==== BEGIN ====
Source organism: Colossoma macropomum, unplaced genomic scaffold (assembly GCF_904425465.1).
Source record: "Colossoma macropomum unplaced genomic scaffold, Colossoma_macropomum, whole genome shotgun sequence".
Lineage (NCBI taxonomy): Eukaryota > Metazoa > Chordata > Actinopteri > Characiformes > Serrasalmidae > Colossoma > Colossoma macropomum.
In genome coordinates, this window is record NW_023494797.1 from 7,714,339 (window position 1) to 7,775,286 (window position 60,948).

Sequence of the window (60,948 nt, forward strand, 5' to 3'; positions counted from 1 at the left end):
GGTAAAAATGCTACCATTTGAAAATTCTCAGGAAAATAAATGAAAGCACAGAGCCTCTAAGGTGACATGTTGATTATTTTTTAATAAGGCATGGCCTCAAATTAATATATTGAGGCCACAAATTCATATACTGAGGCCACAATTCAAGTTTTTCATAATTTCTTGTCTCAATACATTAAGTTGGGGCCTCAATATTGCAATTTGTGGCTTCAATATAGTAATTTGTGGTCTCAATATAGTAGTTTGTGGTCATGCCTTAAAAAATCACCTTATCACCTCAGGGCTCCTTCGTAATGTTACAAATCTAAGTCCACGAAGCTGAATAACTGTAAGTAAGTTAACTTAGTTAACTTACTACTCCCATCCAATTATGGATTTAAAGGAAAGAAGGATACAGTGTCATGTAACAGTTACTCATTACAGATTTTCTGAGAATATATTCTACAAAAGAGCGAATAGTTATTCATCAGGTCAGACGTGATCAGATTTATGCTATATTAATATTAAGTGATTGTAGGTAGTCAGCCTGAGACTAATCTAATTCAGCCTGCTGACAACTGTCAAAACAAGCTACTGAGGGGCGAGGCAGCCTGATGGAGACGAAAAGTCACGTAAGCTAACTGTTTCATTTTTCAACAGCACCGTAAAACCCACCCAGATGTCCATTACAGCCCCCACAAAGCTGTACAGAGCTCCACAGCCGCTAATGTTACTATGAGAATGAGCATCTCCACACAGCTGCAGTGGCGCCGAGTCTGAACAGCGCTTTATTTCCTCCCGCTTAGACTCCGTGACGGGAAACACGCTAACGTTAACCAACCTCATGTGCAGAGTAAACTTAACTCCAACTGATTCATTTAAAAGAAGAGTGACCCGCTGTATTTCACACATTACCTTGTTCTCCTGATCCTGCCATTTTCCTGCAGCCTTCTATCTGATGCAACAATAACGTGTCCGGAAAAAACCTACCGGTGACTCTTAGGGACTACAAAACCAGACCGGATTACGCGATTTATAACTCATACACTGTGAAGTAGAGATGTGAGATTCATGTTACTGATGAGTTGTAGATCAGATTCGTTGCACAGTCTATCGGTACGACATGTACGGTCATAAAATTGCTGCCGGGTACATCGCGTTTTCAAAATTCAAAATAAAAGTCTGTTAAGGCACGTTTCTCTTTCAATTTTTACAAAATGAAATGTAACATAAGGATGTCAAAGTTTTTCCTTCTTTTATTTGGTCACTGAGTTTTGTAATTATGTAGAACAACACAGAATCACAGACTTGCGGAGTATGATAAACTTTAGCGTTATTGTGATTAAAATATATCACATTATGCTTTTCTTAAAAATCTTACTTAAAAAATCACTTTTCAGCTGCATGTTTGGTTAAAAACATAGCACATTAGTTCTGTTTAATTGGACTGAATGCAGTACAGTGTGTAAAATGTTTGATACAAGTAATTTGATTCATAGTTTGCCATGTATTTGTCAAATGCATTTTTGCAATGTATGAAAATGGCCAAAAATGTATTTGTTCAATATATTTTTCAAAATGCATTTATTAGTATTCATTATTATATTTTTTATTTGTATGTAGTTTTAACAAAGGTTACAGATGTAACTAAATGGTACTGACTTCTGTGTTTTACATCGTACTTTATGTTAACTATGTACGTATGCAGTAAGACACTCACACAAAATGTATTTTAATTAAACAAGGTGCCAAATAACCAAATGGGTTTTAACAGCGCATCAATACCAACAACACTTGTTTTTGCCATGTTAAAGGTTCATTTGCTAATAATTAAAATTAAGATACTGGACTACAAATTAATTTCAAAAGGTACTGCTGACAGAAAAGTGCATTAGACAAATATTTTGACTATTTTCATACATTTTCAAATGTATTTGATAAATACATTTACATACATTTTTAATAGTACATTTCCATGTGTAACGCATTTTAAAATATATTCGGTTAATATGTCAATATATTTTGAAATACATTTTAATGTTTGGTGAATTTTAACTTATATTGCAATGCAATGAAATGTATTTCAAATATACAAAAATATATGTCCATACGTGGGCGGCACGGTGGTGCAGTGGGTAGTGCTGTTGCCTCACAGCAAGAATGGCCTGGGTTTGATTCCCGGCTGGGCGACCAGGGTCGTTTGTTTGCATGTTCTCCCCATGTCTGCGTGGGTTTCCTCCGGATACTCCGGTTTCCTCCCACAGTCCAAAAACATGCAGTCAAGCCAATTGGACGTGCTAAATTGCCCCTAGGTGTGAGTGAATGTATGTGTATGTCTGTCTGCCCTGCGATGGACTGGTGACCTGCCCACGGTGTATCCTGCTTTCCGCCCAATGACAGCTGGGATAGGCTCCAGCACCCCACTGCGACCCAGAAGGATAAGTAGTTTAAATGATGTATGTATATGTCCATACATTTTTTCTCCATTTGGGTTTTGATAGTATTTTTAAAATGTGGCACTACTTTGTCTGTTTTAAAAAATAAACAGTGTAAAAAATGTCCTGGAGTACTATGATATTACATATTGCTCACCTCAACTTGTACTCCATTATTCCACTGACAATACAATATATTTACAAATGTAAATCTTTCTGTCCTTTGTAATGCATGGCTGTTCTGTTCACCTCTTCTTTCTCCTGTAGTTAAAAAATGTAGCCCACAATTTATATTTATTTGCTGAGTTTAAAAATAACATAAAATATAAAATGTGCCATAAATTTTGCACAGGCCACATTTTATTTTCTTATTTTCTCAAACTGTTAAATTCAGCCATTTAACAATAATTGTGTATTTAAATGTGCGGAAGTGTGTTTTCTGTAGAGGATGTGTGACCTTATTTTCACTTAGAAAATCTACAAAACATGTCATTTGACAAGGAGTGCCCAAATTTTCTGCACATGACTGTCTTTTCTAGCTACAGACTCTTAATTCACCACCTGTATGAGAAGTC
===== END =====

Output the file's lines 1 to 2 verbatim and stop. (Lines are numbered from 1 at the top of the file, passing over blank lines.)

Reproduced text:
Source organism: Colossoma macropomum, unplaced genomic scaffold (assembly GCF_904425465.1).
Source record: "Colossoma macropomum unplaced genomic scaffold, Colossoma_macropomum, whole genome shotgun sequence".